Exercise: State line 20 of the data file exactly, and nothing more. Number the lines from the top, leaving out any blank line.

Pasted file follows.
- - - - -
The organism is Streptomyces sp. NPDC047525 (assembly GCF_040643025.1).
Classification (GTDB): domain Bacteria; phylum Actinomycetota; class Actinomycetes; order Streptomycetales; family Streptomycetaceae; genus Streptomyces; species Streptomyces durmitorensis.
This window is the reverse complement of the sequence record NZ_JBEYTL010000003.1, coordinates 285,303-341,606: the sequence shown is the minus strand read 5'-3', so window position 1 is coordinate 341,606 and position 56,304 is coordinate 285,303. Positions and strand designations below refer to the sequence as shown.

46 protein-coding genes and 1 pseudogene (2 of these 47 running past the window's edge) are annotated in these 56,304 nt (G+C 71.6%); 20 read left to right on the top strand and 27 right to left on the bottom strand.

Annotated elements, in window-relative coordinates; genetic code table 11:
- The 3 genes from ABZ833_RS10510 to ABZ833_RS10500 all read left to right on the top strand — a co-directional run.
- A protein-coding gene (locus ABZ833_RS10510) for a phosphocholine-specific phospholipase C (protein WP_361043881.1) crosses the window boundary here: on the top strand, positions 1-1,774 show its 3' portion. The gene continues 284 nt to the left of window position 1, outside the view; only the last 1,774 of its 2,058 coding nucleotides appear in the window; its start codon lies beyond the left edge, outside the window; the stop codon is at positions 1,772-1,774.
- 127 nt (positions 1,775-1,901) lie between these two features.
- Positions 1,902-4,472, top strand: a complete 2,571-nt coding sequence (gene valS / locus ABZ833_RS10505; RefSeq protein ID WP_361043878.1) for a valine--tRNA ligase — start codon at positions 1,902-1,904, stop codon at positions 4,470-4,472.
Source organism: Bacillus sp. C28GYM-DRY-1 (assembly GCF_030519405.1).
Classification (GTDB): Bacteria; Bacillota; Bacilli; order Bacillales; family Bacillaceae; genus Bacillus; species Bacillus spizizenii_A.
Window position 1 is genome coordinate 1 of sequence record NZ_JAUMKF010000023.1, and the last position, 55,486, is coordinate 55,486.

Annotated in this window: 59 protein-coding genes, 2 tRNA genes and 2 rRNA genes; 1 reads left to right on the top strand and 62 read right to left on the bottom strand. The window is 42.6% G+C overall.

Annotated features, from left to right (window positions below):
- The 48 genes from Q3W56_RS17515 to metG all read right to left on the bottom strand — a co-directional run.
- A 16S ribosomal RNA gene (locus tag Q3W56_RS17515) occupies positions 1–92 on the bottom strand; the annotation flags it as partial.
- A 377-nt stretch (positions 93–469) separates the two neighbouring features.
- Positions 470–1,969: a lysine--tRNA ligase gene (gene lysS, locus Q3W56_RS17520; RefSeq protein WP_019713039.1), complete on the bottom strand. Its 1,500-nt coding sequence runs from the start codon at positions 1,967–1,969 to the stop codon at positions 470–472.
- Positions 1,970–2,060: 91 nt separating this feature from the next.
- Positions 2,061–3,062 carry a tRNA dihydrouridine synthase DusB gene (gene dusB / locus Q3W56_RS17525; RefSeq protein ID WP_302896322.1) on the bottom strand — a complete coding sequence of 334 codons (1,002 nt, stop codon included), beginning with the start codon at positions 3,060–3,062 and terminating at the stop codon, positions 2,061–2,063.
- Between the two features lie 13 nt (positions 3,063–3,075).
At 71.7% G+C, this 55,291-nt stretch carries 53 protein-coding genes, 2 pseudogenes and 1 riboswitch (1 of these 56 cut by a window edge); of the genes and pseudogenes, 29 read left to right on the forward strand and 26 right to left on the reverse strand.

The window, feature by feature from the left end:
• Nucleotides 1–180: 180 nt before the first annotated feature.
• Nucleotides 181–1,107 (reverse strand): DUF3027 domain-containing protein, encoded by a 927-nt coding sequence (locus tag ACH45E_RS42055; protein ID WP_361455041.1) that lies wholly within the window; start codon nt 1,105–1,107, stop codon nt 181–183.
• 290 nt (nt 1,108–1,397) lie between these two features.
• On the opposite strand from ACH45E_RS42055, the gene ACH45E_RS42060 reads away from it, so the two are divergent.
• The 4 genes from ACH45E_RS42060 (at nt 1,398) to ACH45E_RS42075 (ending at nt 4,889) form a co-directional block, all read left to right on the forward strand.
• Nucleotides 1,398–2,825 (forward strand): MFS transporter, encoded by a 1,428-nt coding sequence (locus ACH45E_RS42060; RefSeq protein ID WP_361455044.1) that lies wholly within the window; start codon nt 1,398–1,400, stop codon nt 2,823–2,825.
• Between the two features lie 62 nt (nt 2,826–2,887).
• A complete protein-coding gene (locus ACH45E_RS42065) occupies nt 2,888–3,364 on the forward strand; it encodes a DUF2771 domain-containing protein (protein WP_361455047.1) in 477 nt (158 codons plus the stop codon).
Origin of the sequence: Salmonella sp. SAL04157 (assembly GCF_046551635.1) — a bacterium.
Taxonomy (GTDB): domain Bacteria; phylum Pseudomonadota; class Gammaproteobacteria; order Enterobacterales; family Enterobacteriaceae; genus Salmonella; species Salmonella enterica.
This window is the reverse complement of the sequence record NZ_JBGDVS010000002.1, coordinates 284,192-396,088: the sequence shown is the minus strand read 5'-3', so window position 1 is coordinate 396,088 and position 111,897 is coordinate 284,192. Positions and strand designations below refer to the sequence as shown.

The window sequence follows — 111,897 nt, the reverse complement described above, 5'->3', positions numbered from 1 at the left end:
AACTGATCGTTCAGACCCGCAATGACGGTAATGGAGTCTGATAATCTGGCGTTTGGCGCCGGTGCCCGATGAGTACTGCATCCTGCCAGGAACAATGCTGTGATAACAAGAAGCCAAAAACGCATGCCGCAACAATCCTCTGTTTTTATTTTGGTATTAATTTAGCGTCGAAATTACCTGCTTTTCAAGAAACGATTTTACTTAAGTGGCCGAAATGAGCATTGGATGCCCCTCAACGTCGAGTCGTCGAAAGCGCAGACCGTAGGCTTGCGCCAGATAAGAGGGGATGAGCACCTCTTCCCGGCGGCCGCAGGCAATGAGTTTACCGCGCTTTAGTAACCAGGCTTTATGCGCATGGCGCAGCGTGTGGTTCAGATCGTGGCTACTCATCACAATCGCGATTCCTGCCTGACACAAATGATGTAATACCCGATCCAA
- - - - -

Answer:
- Positions 2,061–3,062 carry a tRNA dihydrouridine synthase DusB gene (gene dusB / locus Q3W56_RS17525; RefSeq protein ID WP_302896322.1) on the bottom strand — a complete coding sequence of 334 codons (1,002 nt, stop codon included), beginning with the start codon at positions 3,060–3,062 and terminating at the stop codon, positions 2,061–2,063.